Measures to reduce GHG emissions from ships discussed
This year the Marine Environment Protection Committee (MEPC) of the International Maritime Organisation, IMO, will hold a wider discussion on reducing greenhouse gas emissions from shipping. The Committee will meet in London on 13–17 May 2019.
In spring 2018, the IMO adopted an initial strategy on the reduction of greenhouse gas emissions from ships. The aim is to reduce the total GHG emissions from the global shipping industry by at least 50% by 2050 compared to 2008. At the meeting, representatives of IMO member states will discuss concrete measures on how to reduce emissions already before 2023 when the implementation of the goals will be assessed.
The topics on the meeting agenda will include vessel speed limits which is considered one of the most efficient measures to quickly reduce GHG emissions from international shipping. Finland is in favour of speed optimation of vessels but has certain reservations about mandatory speed limits, especially in short sea shipping on the Baltic Sea. Together with other countries, Finland aims to find efficient solutions that will take winter navigation and other regional special characteristics into consideration.
New technologies and energy efficiency play a key role
At the meeting, Finland will highlight new environmentally friendly technologies, and digitalisation and automation of shipping that can help reduce emissions. Finland is in favour of speedy introduction of alternative fuels, such as rotor sails that make use of windpower, battery technology and biofuels.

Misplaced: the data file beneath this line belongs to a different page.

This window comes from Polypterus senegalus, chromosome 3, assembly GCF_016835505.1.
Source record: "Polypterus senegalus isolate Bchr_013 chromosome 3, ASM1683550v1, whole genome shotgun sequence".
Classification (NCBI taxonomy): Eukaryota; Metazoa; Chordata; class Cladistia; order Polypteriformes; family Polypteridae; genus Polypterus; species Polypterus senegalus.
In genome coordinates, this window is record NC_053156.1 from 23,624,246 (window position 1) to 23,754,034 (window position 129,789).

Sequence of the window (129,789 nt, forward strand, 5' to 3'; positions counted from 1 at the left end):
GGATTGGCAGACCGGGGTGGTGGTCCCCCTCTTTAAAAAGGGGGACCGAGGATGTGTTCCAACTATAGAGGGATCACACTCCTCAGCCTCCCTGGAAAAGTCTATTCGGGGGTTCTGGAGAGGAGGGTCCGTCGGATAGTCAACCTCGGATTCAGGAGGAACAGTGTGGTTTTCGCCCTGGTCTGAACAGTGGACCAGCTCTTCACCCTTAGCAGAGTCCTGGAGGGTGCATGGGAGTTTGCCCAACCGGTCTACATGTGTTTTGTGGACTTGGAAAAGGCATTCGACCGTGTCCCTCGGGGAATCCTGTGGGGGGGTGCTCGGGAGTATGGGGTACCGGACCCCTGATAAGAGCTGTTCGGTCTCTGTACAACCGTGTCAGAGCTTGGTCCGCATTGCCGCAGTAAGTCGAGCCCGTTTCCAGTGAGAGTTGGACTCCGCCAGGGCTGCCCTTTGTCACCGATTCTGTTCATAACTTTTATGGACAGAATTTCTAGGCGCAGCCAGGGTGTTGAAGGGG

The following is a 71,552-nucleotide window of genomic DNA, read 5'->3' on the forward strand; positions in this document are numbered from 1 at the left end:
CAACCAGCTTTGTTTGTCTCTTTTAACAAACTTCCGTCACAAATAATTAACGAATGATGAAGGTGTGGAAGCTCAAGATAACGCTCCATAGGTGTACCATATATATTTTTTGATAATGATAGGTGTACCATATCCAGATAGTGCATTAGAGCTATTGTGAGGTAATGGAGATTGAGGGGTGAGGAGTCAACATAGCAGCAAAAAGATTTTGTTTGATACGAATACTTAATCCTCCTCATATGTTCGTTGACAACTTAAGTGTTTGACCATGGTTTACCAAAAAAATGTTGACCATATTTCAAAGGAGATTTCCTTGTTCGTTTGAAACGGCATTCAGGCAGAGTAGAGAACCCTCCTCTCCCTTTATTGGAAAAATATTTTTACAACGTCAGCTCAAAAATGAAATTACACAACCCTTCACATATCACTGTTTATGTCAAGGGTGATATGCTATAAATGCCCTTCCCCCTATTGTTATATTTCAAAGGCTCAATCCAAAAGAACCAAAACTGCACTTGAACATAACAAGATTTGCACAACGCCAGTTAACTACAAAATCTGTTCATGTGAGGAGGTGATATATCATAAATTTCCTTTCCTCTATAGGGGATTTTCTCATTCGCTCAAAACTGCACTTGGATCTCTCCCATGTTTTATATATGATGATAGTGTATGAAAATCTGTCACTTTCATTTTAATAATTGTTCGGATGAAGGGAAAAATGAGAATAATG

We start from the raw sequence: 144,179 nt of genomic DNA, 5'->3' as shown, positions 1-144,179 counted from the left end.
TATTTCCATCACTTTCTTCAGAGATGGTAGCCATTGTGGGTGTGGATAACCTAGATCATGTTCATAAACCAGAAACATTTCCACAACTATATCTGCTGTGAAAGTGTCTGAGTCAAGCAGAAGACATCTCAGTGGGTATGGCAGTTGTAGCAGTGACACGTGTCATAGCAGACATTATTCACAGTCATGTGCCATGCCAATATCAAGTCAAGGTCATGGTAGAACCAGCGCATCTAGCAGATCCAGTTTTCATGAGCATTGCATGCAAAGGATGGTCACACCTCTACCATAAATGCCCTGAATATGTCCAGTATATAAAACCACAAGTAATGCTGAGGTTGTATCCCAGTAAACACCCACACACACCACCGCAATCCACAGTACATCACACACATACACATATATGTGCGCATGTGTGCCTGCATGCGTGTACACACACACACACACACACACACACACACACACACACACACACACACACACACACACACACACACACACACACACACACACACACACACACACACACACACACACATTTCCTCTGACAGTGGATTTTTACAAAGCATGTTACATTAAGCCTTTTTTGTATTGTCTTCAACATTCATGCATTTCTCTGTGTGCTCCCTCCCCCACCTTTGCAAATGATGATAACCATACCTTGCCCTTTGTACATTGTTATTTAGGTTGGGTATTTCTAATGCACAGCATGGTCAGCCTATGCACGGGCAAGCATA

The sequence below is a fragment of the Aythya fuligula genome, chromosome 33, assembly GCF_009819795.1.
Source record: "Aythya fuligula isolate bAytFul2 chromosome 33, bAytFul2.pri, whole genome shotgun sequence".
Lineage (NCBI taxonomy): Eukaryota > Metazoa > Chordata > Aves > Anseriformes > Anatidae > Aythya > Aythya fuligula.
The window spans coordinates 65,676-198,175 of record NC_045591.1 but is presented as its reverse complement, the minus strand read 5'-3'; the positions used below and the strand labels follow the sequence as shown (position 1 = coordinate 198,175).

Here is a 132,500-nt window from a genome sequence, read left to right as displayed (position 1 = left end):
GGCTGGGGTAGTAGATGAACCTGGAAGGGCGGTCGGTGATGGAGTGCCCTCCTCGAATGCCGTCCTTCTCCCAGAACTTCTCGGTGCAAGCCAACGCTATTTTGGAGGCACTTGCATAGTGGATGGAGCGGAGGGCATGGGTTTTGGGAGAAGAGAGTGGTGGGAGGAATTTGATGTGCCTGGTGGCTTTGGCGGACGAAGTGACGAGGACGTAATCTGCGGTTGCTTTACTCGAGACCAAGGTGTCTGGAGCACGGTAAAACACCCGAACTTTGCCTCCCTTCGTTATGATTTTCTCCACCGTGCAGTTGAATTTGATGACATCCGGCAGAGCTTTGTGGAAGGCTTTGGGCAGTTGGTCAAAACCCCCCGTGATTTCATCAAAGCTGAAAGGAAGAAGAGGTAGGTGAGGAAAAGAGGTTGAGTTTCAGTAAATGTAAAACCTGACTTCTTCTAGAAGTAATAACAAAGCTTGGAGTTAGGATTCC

Key measures in reducing GHG emissions from shipping are regulation of energy efficiency of new vessels and improvement of energy efficiency of the current vessels. Finland is in favour of setting the date for the agreed energy efficiency requirements from 2025 to 2022 in terms of big gas tankers, container ships and bulk vessels.
At the meeting, Finland's priorities will also include black carbon emissions. There are no limits to black carbon emissions from ships, even though they have a significant impact on climate change, especially in the vulnerable Arctic areas. Finland has submitted a proposal for the meeting on how to proceed with the discussions on limiting black carbon emissions. Finland is in favour of including black carbon emission calculations in the fourth IMO GHG Study.
A decision on reducing emissions from global shipping will be made in the IMO Marine Environment Protection Committee. Shipping accounts for approximately 2.5 per cent of global GHG emissions, but without any reduction measures the emissions in the sector are expected to grow by 50–250 per cent in the coming decades. The growth of the global trade will increase maritime transport considerably.
The meeting will be attended by representatives from the Finnish Ministry of Transport and Communications, Ministry of the Environment, Transport and Communications Agency and shipping industry.
The meeting is expected to issue a preliminary decision on the measures for reducing emissions from shipping by 2023. The meeting will also discuss how the impact of the reduction measures on states could be assessed. It is important for Finland that clear measures for reducing emissions from shipping will be agreed upon as soon as possible before 2023.
Päivi Antikainen, Director of Unit, tel. +358 50 382 7101, firstname.lastname@example.org, Twitter @PaiviAntikainen
Eero Hokkanen, Senior Specialist, tel. +358 50 476 0401, email@example.com, Twitter @eerohokkanen